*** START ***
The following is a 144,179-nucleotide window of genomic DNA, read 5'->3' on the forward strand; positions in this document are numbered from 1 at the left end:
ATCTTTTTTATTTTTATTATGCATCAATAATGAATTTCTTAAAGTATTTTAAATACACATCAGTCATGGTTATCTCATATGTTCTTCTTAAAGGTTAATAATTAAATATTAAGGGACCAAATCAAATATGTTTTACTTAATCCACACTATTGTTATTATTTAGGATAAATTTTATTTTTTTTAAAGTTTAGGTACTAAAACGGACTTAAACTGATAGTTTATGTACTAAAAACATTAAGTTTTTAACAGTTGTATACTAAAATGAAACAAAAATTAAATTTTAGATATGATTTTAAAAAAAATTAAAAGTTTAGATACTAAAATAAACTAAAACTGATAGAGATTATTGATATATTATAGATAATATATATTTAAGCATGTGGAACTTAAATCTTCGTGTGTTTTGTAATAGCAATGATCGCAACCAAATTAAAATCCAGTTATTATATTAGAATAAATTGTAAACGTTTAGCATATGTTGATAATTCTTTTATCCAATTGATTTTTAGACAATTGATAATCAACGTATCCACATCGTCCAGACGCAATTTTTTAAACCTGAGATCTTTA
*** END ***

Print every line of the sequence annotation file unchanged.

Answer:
The following is a 144,179-nucleotide window of genomic DNA, read 5'->3' on the forward strand; positions in this document are numbered from 1 at the left end:
ATCTTTTTTATTTTTATTATGCATCAATAATGAATTTCTTAAAGTATTTTAAATACACATCAGTCATGGTTATCTCATATGTTCTTCTTAAAGGTTAATAATTAAATATTAAGGGACCAAATCAAATATGTTTTACTTAATCCACACTATTGTTATTATTTAGGATAAATTTTATTTTTTTTAAAGTTTAGGTACTAAAACGGACTTAAACTGATAGTTTATGTACTAAAAACATTAAGTTTTTAACAGTTGTATACTAAAATGAAACAAAAATTAAATTTTAGATATGATTTTAAAAAAAATTAAAAGTTTAGATACTAAAATAAACTAAAACTGATAGAGATTATTGATATATTATAGATAATATATATTTAAGCATGTGGAACTTAAATCTTCGTGTGTTTTGTAATAGCAATGATCGCAACCAAATTAAAATCCAGTTATTATATTAGAATAAATTGTAAACGTTTAGCATATGTTGATAATTCTTTTATCCAATTGATTTTTAGACAATTGATAATCAACGTATCCACATCGTCCAGACGCAATTTTTTAAACCTGAGATCTTTA